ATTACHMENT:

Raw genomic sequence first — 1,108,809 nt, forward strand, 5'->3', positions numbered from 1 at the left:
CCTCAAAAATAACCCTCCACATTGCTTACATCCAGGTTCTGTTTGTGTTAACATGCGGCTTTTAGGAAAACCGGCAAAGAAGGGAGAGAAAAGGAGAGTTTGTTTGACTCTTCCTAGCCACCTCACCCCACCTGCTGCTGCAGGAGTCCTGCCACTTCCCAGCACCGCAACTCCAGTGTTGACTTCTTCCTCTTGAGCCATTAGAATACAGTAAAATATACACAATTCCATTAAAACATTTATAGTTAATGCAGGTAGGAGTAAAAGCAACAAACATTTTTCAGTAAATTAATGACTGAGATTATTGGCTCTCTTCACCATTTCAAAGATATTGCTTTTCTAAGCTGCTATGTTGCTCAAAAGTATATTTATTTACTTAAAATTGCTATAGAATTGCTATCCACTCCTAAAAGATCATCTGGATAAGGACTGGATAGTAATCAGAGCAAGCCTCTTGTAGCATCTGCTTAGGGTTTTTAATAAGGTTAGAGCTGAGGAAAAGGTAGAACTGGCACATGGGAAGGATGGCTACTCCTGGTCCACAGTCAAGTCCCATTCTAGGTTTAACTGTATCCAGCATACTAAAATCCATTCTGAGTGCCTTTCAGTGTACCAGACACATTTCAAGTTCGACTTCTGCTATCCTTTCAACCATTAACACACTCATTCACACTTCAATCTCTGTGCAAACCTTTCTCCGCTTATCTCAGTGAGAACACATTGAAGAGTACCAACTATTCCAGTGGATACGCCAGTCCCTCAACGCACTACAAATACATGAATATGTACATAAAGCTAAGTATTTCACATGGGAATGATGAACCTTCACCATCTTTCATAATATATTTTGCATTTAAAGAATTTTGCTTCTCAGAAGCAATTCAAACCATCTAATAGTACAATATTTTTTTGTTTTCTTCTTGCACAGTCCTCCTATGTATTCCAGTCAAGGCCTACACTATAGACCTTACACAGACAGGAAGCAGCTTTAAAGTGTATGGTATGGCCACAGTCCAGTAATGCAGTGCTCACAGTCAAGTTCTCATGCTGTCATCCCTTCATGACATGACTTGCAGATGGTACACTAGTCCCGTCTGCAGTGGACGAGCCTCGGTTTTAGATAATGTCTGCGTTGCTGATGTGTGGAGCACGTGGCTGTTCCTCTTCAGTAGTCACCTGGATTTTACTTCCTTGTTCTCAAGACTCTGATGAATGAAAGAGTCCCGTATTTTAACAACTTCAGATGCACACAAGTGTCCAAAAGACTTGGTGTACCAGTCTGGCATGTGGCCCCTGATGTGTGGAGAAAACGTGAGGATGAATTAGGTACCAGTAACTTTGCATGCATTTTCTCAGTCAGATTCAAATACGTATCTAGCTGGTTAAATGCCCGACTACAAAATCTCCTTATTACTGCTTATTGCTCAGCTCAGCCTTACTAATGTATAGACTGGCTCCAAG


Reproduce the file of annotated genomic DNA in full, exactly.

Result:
Raw genomic sequence first — 1,108,809 nt, forward strand, 5'->3', positions numbered from 1 at the left:
CCTCAAAAATAACCCTCCACATTGCTTACATCCAGGTTCTGTTTGTGTTAACATGCGGCTTTTAGGAAAACCGGCAAAGAAGGGAGAGAAAAGGAGAGTTTGTTTGACTCTTCCTAGCCACCTCACCCCACCTGCTGCTGCAGGAGTCCTGCCACTTCCCAGCACCGCAACTCCAGTGTTGACTTCTTCCTCTTGAGCCATTAGAATACAGTAAAATATACACAATTCCATTAAAACATTTATAGTTAATGCAGGTAGGAGTAAAAGCAACAAACATTTTTCAGTAAATTAATGACTGAGATTATTGGCTCTCTTCACCATTTCAAAGATATTGCTTTTCTAAGCTGCTATGTTGCTCAAAAGTATATTTATTTACTTAAAATTGCTATAGAATTGCTATCCACTCCTAAAAGATCATCTGGATAAGGACTGGATAGTAATCAGAGCAAGCCTCTTGTAGCATCTGCTTAGGGTTTTTAATAAGGTTAGAGCTGAGGAAAAGGTAGAACTGGCACATGGGAAGGATGGCTACTCCTGGTCCACAGTCAAGTCCCATTCTAGGTTTAACTGTATCCAGCATACTAAAATCCATTCTGAGTGCCTTTCAGTGTACCAGACACATTTCAAGTTCGACTTCTGCTATCCTTTCAACCATTAACACACTCATTCACACTTCAATCTCTGTGCAAACCTTTCTCCGCTTATCTCAGTGAGAACACATTGAAGAGTACCAACTATTCCAGTGGATACGCCAGTCCCTCAACGCACTACAAATACATGAATATGTACATAAAGCTAAGTATTTCACATGGGAATGATGAACCTTCACCATCTTTCATAATATATTTTGCATTTAAAGAATTTTGCTTCTCAGAAGCAATTCAAACCATCTAATAGTACAATATTTTTTTGTTTTCTTCTTGCACAGTCCTCCTATGTATTCCAGTCAAGGCCTACACTATAGACCTTACACAGACAGGAAGCAGCTTTAAAGTGTATGGTATGGCCACAGTCCAGTAATGCAGTGCTCACAGTCAAGTTCTCATGCTGTCATCCCTTCATGACATGACTTGCAGATGGTACACTAGTCCCGTCTGCAGTGGACGAGCCTCGGTTTTAGATAATGTCTGCGTTGCTGATGTGTGGAGCACGTGGCTGTTCCTCTTCAGTAGTCACCTGGATTTTACTTCCTTGTTCTCAAGACTCTGATGAATGAAAGAGTCCCGTATTTTAACAACTTCAGATGCACACAAGTGTCCAAAAGACTTGGTGTACCAGTCTGGCATGTGGCCCCTGATGTGTGGAGAAAACGTGAGGATGAATTAGGTACCAGTAACTTTGCATGCATTTTCTCAGTCAGATTCAAATACGTATCTAGCTGGTTAAATGCCCGACTACAAAATCTCCTTATTACTGCTTATTGCTCAGCTCAGCCTTACTAATGTATAGACTGGCTCCAAG